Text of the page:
AUGUSTA – The Legislature’s Appropriations Committee has reached a tentative agreement that would reduce the impact of pension-system changes on state workers and teachers and reduce the state’s long-term debt.

The 13-0 vote late Thursday on the package of changes — which could be altered as talks on the state budget continue — gave the committee a key morale boost at a critical time.

“People didn’t think we were going to be able to do this and we did,” said Rep. Peggy Rotundo, D-Lewiston, the ranking Democrat on the committee.

Democrats and Republicans agreed to eliminate Gov. Paul LePage’s proposal for a 2-percentage-point increase in employees’ share of pension costs.

The Maine State Employees Association has characterized the increase as a tax because it would not increase retirement benefits. When updated numbers on the impact showed it would boost most employees’ contribution to 9.65 percent of their pay, while the state’s share would drop below 1 percent, lawmakers looked for alternatives.

“We didn’t see it as passing the straight-face test,” said the committee’s House chairman, Rep. Patrick Flood, R-Winthrop. “It just didn’t feel right at all on a lot of levels.”

As it prepares a budget to recommend to the House and Senate in the coming days, the committee faces the same challenge as LePage, who proposed a series of changes to address short- and long-term debt in the retirement system.

The state must pay off $4.1 billion in unfunded liability by 2028 to comply with the Maine Constitution. As the payoff date nears, costs are expected to rise substantially, putting additional pressure on state budgets.

In his $6.1 billion budget for the two years starting July 1, the governor proposed using some of the savings from the retirement system to fund other initiatives, including tax cuts.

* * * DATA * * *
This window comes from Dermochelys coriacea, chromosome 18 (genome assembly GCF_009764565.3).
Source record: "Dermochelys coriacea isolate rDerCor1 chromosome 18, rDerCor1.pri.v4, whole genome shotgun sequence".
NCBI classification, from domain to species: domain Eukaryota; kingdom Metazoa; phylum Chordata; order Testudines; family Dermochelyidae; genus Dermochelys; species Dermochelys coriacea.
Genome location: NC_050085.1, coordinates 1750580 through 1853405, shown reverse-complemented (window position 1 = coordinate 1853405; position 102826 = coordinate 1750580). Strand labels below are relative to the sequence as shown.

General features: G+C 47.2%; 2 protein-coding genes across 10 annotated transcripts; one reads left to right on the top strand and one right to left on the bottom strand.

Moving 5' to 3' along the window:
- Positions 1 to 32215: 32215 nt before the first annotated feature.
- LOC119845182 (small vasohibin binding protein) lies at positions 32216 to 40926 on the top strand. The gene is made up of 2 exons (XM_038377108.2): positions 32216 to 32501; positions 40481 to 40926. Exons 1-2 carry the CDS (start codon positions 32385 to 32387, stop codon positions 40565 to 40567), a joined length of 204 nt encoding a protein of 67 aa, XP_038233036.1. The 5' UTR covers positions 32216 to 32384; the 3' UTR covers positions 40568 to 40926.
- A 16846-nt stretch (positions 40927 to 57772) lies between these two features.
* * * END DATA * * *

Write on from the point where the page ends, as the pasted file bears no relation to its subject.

Lawmakers have yet to tackle the $200 million tax cut in the governor’s budget. They also must agree on how, or whether, to make a series of cuts to the Department of Health and Human Services.

Negotiations are expected to continue throughout the weekend.

Also at Thursday’s late-night meeting, the committee agreed on a plan to freeze cost-of-living increases for retired workers for three years. To ease the impact, the committee agreed to dedicate $30 million in surplus funds to retirees in the second and third years, Rotundo said.

The committee also agreed to cap future cost-of-living increases at 3 percent a year, instead of 2 percent as proposed by the governor. The increases would apply only to the first $20,000 of retirees’ annual pension payments. Democrats hope to raise that limit to $25,000, but haven’t been able to find the money to pay for it, Rotundo said.

The $20,000 cap and the three-year freeze aren’t acceptable to the Maine State Employees Association, said its executive director, Chris Quint.

There’s no cap now, he noted, and the third year of the freeze is unnecessary to balance a two-year budget.

The union will continue to push for changes.

“In order to do that, they are going to have to compromise on the tax cut package,” Quint said.

The committee also agreed to recommend a two-year salary freeze for state workers.

In total, the changes would create a $55 million shortfall in the budget, Flood said. As the committee works to finish its budget plan, it will have to find the funds to close that gap.

In recent weeks, the committee has addressed two other proposed changes that would affect state workers and teachers.

It eliminated a proposal to require retirees to pay a portion of their health insurance costs. The second issue involved the eligibility age for benefits.

In a package of changes to the budget, LePage altered an original proposal to require workers and teachers who are close to retirement to leave by Jan. 1 or pay for their health insurance until they turn 65.

The new proposal, endorsed by the committee, would require workers to reach normal retirement age — 60 or 62, depending on the terms of their job — to qualify for retiree health insurance benefits. If they were to retire earlier, they would have to pay for coverage until age 60 or 62.

Flood said the committee’s recommended changes to the pension system would cut a significant amount from the state’s long-term debt. He declined to cite a figure, deferring to the retirement system, which is expected to provide updated numbers early next week.

“This will be the first time in decades we’ve taken a big chunk out of the unfunded liability,” he said. “To me, that’s a gigantic step forward.”

MaineToday Media State House Writer Susan Cover can be contacted at 620-7015 or at:

scover@mainetoday.com